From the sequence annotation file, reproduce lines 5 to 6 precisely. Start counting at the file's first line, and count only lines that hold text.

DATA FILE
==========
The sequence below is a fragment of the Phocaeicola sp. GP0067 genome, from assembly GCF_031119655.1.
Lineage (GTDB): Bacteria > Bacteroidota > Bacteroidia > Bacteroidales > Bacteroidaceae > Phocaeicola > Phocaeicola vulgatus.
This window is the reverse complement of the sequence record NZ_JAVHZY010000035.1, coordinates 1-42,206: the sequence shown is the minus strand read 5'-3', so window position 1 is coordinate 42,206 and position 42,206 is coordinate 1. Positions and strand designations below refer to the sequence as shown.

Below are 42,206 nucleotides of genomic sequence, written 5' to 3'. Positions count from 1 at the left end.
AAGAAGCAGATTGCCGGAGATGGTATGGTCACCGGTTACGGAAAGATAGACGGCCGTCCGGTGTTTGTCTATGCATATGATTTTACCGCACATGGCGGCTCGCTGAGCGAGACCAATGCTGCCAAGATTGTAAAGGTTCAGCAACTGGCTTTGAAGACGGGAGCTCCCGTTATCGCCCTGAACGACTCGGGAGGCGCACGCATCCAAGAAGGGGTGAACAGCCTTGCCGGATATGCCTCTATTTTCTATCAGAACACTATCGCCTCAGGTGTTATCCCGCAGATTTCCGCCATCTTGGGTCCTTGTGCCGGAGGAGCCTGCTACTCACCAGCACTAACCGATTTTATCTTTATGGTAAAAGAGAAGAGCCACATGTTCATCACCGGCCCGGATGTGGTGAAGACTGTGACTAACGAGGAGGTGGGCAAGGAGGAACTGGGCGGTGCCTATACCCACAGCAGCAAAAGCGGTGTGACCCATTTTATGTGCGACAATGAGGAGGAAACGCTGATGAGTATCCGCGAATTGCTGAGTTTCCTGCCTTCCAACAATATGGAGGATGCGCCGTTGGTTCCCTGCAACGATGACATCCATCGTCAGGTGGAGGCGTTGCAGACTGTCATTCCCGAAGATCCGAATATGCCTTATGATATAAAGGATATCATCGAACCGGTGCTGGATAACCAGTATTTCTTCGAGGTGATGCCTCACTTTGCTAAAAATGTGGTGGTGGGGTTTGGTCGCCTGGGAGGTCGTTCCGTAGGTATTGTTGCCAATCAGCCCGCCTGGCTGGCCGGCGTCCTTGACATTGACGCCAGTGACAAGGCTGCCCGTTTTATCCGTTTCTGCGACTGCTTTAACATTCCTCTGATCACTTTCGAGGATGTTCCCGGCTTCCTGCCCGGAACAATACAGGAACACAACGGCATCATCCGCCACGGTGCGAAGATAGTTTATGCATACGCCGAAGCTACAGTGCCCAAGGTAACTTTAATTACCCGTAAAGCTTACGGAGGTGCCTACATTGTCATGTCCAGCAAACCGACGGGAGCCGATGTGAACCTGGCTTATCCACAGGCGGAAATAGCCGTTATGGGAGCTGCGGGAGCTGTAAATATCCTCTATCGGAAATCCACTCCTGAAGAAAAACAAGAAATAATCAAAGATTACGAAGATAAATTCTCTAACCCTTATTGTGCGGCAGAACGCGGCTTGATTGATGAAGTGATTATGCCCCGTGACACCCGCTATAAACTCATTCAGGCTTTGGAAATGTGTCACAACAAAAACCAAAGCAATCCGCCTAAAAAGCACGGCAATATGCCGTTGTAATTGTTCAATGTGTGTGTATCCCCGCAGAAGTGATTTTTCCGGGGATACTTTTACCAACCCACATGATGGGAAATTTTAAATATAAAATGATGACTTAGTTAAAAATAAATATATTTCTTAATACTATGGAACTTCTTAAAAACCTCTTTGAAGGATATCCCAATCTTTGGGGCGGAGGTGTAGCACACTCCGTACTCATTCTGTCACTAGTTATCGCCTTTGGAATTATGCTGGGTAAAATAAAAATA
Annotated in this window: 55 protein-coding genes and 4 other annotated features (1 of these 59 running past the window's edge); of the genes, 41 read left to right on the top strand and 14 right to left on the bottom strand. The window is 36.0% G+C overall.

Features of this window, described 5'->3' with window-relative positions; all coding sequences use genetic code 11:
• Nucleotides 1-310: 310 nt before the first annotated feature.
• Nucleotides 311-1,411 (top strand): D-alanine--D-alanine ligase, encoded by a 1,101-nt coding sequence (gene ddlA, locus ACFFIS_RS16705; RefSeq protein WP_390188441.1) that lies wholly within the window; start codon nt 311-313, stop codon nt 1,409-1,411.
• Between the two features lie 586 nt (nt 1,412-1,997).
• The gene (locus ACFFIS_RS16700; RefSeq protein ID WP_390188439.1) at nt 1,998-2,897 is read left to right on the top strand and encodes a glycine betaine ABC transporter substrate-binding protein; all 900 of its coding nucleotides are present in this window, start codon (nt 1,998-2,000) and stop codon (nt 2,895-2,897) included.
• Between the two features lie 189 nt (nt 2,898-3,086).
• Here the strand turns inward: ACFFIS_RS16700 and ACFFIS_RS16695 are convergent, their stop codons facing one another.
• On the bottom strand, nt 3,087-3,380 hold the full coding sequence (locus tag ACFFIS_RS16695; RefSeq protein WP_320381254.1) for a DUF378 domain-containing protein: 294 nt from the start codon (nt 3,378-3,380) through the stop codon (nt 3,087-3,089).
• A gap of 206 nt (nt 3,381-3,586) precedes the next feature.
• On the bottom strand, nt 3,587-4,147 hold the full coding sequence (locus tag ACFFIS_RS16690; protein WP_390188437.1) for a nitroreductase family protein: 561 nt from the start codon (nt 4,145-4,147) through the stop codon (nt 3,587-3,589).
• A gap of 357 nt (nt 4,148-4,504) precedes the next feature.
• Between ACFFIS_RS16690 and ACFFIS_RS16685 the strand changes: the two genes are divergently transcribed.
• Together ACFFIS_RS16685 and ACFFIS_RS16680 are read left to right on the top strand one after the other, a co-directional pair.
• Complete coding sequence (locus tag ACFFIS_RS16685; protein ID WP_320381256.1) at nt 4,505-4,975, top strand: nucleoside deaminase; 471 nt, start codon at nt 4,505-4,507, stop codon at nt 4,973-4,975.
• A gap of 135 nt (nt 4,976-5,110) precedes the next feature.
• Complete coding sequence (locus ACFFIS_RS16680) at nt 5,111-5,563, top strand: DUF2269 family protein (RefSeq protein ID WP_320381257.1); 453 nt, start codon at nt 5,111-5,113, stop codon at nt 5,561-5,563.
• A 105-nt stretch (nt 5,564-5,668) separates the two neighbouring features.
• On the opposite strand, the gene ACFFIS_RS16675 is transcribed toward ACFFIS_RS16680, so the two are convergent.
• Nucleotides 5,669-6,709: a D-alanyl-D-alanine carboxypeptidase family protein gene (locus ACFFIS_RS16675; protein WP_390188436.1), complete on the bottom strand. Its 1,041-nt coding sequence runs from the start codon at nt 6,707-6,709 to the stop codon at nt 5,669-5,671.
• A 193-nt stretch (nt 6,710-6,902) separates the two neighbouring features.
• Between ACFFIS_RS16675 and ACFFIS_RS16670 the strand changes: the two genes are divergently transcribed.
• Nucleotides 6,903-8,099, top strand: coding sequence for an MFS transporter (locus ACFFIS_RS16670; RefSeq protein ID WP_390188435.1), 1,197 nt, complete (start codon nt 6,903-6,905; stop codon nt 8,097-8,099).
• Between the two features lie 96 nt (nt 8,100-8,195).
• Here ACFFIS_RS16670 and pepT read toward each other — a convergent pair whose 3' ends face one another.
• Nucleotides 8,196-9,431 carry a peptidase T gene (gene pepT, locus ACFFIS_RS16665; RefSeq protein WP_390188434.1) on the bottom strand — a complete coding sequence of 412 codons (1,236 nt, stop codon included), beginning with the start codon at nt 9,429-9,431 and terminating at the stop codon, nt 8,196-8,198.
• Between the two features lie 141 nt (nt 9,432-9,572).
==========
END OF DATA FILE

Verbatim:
AAGAAGCAGATTGCCGGAGATGGTATGGTCACCGGTTACGGAAAGATAGACGGCCGTCCGGTGTTTGTCTATGCATATGATTTTACCGCACATGGCGGCTCGCTGAGCGAGACCAATGCTGCCAAGATTGTAAAGGTTCAGCAACTGGCTTTGAAGACGGGAGCTCCCGTTATCGCCCTGAACGACTCGGGAGGCGCACGCATCCAAGAAGGGGTGAACAGCCTTGCCGGATATGCCTCTATTTTCTATCAGAACACTATCGCCTCAGGTGTTATCCCGCAGATTTCCGCCATCTTGGGTCCTTGTGCCGGAGGAGCCTGCTACTCACCAGCACTAACCGATTTTATCTTTATGGTAAAAGAGAAGAGCCACATGTTCATCACCGGCCCGGATGTGGTGAAGACTGTGACTAACGAGGAGGTGGGCAAGGAGGAACTGGGCGGTGCCTATACCCACAGCAGCAAAAGCGGTGTGACCCATTTTATGTGCGACAATGAGGAGGAAACGCTGATGAGTATCCGCGAATTGCTGAGTTTCCTGCCTTCCAACAATATGGAGGATGCGCCGTTGGTTCCCTGCAACGATGACATCCATCGTCAGGTGGAGGCGTTGCAGACTGTCATTCCCGAAGATCCGAATATGCCTTATGATATAAAGGATATCATCGAACCGGTGCTGGATAACCAGTATTTCTTCGAGGTGATGCCTCACTTTGCTAAAAATGTGGTGGTGGGGTTTGGTCGCCTGGGAGGTCGTTCCGTAGGTATTGTTGCCAATCAGCCCGCCTGGCTGGCCGGCGTCCTTGACATTGACGCCAGTGACAAGGCTGCCCGTTTTATCCGTTTCTGCGACTGCTTTAACATTCCTCTGATCACTTTCGAGGATGTTCCCGGCTTCCTGCCCGGAACAATACAGGAACACAACGGCATCATCCGCCACGGTGCGAAGATAGTTTATGCATACGCCGAAGCTACAGTGCCCAAGGTAACTTTAATTACCCGTAAAGCTTACGGAGGTGCCTACATTGTCATGTCCAGCAAACCGACGGGAGCCGATGTGAACCTGGCTTATCCACAGGCGGAAATAGCCGTTATGGGAGCTGCGGGAGCTGTAAATATCCTCTATCGGAAATCCACTCCTGAAGAAAAACAAGAAATAATCAAAGATTACGAAGATAAATTCTCTAACCCTTATTGTGCGGCAGAACGCGGCTTGATTGATGAAGTGATTATGCCCCGTGACACCCGCTATAAACTCATTCAGGCTTTGGAAATGTGTCACAACAAAAACCAAAGCAATCCGCCTAAAAAGCACGGCAATATGCCGTTGTAATTGTTCAATGTGTGTGTATCCCCGCAGAAGTGATTTTTCCGGGGATACTTTTACCAACCCACATGATGGGAAATTTTAAATATAAAATGATGACTTAGTTAAAAATAAATATATTTCTTAATACTATGGAACTTCTTAAAAACCTCTTTGAAGGATATCCCAATCTTTGGGGCGGAGGTGTAGCACACTCCGTACTCATTCTGTCACTAGTTATCGCCTTTGGAATTATGCTGGGTAAAATAAAAATA
Annotated in this window: 55 protein-coding genes and 4 other annotated features (1 of these 59 running past the window's edge); of the genes, 41 read left to right on the top strand and 14 right to left on the bottom strand. The window is 36.0% G+C overall.